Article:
10 .


Sharon McMahon


Sharon McMahon is a former high school government and law teacher who earned a reputation as “America’s Government Teacher” amidst the historic 2020 election proceedings for her viral efforts on Instagram to educate the general public on political misinformation. For her followers, McMahon represents “sanity, reason, truthiness, facts, in just a sea of yelling and screaming and anger,” as one of them told The Atlantic magazine in 2022. Among the urgent issues McMahon has tackled on her popular podcast is antisemitism. In November, she hosted seminal documentary filmmaker Ken Burns to discuss his latest project on the US and the Nazi Holocaust, noting that “as Americans, we are often at our best when we commit to considering and acting on behalf of our fellow human neighbors.” (Photo: Facebook)


11 .


Ari Mittleman works at the nexus of politics, policymaking and the press in Washington, DC. Proficient in both modern and biblical Hebrew, he has formally studied the language and traditional Jewish texts since kindergarten and travels regularly to Israel. He is the creator of “Profiled Paths,” an online series that spotlights non-Jewish activists and influencers who have taken up the cause of defending Israel. 2022 saw the publication of Mittleman’s book “Paths of the Righteous,” on the same theme, taking as its point of departure King Solomon’s maxim in Proverbs that the “path of the righteous is like the light of dawn; it shines ever brighter until the day is perfect.”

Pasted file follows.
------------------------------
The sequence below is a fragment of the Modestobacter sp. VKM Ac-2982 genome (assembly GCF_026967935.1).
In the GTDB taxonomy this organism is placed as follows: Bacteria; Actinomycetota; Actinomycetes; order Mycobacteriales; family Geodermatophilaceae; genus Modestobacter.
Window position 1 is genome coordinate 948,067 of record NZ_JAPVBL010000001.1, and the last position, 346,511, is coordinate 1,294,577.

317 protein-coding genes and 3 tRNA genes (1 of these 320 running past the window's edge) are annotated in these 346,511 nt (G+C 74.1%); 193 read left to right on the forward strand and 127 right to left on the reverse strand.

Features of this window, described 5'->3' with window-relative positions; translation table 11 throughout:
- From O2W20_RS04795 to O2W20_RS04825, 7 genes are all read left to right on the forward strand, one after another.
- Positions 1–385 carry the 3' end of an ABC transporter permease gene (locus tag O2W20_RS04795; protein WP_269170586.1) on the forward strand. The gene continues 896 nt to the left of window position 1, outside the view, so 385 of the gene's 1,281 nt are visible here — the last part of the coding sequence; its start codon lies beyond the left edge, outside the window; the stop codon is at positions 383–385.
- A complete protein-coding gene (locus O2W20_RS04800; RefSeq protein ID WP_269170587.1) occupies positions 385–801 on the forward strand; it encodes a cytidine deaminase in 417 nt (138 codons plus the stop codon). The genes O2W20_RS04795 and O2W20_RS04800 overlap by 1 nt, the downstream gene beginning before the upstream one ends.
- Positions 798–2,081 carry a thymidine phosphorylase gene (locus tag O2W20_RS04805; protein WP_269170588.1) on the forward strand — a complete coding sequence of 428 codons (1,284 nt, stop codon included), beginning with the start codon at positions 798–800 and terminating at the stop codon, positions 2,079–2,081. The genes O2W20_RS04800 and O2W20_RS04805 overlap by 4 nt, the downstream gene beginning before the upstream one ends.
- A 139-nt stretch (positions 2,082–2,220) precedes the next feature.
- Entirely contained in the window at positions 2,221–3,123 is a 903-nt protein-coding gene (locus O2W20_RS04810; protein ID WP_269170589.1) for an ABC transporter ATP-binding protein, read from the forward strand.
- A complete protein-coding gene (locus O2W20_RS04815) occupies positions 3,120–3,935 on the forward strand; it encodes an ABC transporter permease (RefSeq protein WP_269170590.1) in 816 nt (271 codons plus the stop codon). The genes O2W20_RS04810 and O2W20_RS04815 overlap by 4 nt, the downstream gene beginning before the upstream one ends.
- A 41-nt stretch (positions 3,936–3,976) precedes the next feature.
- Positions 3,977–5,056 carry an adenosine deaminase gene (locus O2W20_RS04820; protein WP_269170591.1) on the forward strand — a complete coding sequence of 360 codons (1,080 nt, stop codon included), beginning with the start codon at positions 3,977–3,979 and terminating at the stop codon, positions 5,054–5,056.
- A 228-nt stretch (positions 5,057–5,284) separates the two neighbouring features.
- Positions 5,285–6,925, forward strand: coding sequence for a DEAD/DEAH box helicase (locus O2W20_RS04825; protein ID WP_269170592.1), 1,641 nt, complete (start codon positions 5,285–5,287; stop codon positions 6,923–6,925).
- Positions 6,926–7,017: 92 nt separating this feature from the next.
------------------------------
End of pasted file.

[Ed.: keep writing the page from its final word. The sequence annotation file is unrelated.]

12 .


Eitan Bernath

Chef, Author, and Influencer

Eitan Bernath is a 20-year-old chef, entertainer, author, TV personality, entrepreneur, and activist, best known on social media for his cooking expertise and captivating personality. With three billion annual views from 350 million consumers in 150 countries, he has amassed over seven million followers with hundreds of millions more consumers enveloped in Eitan’s world spanning his slate of television, literary, audio, philanthropy, and partnership endeavors. A native of Teaneck, New Jersey, he was educated at Yavneh Academy and Yeshivat Frisch. He has visited Israel many times, actively promoting its unique cuisine. “I have definitely taken so many of the values that have helped me get here and stay level-headed,” he reflected in an interview. “I definitely can see how young people who get some level of fame can go crazy and become super arrogant.” (Photo:


13 .


Rebecca Soffer

Writer and Co-Founder of Modern Loss

Rebecca Soffer is a co-founder of Modern Loss, a website and global movement offering creative, meaningful and encouraging content and community addressing the long arc of grief. She is also author of “The Modern Loss Handbook: An Interactive Guide to Moving Through Grief and Building Your Resilience,” and co-author of the book “Modern Loss: Candid Conversation About Grief.” When she was 30, her mother Shelby was killed in a car accident, one hour after dropping Rebecca off from a family camping trip to the Adirondacks. Four years later, her father died of a heart attack while on a cruise to the Bahamas. Such tragic losses focused her on helping herself and others to heal from the death of a loved one. Soffer’s other projects include Reboot, an arts and culture non-profit that reimagines and reinforces Jewish thought and traditions through events, exhibitions, recordings, books, films, DIY activity toolkits and apps. (Photo: